Karaoke is no biggie for Cameron Diaz, but when it comes to belting out tunes for the blockbuster movie musical remake of “Annie,” well, that’s another story. . .
Who can forget Cameron Diaz‘s karaoke performance in My Best Friend’s Wedding? It wasn’t the worst singing ever, but it ranked high on the list of embarrassing moments in movies, demonstrating that the San Diego, California-born actress has a great sense of humor. So even though Diaz isn’t known as a singer, it didn’t keep her from taking on the challenge of playing Miss Hannigan in the Sony update of the musical Annie, in theaters today.
“I don’t sing as bad as I do in My Best Friend’s Wedding,” Diaz says with a laugh, admitting she enlisted the aid of a vocal coach to get ready for Annie. “But the idea that I’m supposed to be able to sing is a terrifying thing. I’ve done karaoke a million times with friends, who all know how bad I sing, and that’s one thing. When you’re supposed to step up and be able to sing, that is a totally different situation.”
The majority of the songs from the original Broadway version of Annie will be found in the updated version − with a few new songs created just for the film, but the story stays true to the earlier incarnation − family is where you find it and you never know what tomorrow will bring.
So, parentless Annie (Quvenzhané Wallis) resides in a foster home ruled over by Miss Hannigan, who is as mean as her predecessors, and Annie meets her version of Daddy Warbucks − telecommunications magnate Will Stokes (Jamie Foxx), who is using his fortune to run for the office of Mayor of New York City in order to expand his empire. When a video of Will saving Annie’s life goes viral and his numbers jump up in the polls, Will’s campaign manager (Bobby Cannavale) decides that more Annie would mean more voters, and he gets Will to invite Annie to live with him.
“I think when you see Annie, you see that there’s this little girl who just felt unlovable and didn’t have any place where she fit in,” Diaz says. “Nobody wanted her. We can all relate to that feeling for a second, even if we had the best childhood in the world. There’s just a moment where we’re like, ‘I just wish there was somebody who wanted to take care of me, love me, and I was safe.'”
You would think Miss Hannigan would understand Annie and the other foster children who live with her, because she, too, feels unloved, but Miss Hannigan doesn’t have a compassionate bone in her body. In Annie 2014, she is a singer, who had her shot at fame, and lost it. Now she’s an empty person, who drinks a lot, and treats the girls in her care the same way she treats herself: She beats them up like she beats herself up.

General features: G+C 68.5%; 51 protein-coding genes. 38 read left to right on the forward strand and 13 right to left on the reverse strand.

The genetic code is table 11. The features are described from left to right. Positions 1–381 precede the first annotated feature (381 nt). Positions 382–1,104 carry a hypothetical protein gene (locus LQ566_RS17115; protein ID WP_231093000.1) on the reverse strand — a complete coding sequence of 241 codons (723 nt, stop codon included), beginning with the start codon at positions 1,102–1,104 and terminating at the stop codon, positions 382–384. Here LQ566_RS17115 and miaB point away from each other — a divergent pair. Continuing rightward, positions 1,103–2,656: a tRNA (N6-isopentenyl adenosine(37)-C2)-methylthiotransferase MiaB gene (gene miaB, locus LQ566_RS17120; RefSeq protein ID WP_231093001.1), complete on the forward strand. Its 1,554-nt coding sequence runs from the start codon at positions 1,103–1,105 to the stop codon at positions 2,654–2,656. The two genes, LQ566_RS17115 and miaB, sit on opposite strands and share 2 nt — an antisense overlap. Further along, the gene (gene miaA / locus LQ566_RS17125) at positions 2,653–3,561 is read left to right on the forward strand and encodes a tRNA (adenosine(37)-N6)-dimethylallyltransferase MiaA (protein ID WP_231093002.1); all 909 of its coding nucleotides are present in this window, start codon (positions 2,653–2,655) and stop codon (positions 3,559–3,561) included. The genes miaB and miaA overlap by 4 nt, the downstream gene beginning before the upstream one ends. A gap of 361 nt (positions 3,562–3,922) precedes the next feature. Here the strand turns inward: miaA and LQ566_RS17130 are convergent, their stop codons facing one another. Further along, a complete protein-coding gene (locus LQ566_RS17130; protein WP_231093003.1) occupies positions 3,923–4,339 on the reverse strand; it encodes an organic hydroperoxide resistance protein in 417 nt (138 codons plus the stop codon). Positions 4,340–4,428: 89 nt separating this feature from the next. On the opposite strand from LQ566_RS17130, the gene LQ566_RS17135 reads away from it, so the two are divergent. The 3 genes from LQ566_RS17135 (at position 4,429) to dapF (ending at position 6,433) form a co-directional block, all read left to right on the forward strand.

“What Miss Hannigan has to learn is that you have to love yourself, allow yourself to be loved, to be able to be happy,” Diaz says. “She’s focused on the wrong things. She feels like her missed opportunity at fame has ruined her life. Therefore, what she’s doing is she’s earning this money as a foster mother, and she’s spending it all on getting ready to be famous at any moment, having her make-up, her clothes, everything ready to go whenever they call her up.”
The call, of course, never comes. But it’s Miss Hannigan’s greed and what she does as a result of it that drives the story to its conclusion.
W.C. Fields is famous for saying “never work with animals or kids,” and Annie has both, but this isn’t Diaz’s first time on screen with children, and she has a much more sanguine attitude than Fields.
“The girls on this movie were fantastic,” she says. “They were very, very sweet. They all wanted to be actresses. They wanted to show up, have a good time, and sing and dance. And at the end of the movie, they all cried. It was really, really sweet and heartbreaking to see them hold on to each other and bawl their eyes out after having had this amazing experience with one another.”
It remains to be seen if Annie will become a holiday must-see, but for Diaz, there was satisfaction in being a part of a film about the human condition.
“I feel so blessed to get to tell stories and help people relate to themselves and to other people, so I’m always tickled when I’m a part of something that people actually can relate to,” she says. “And musicals are just fun.”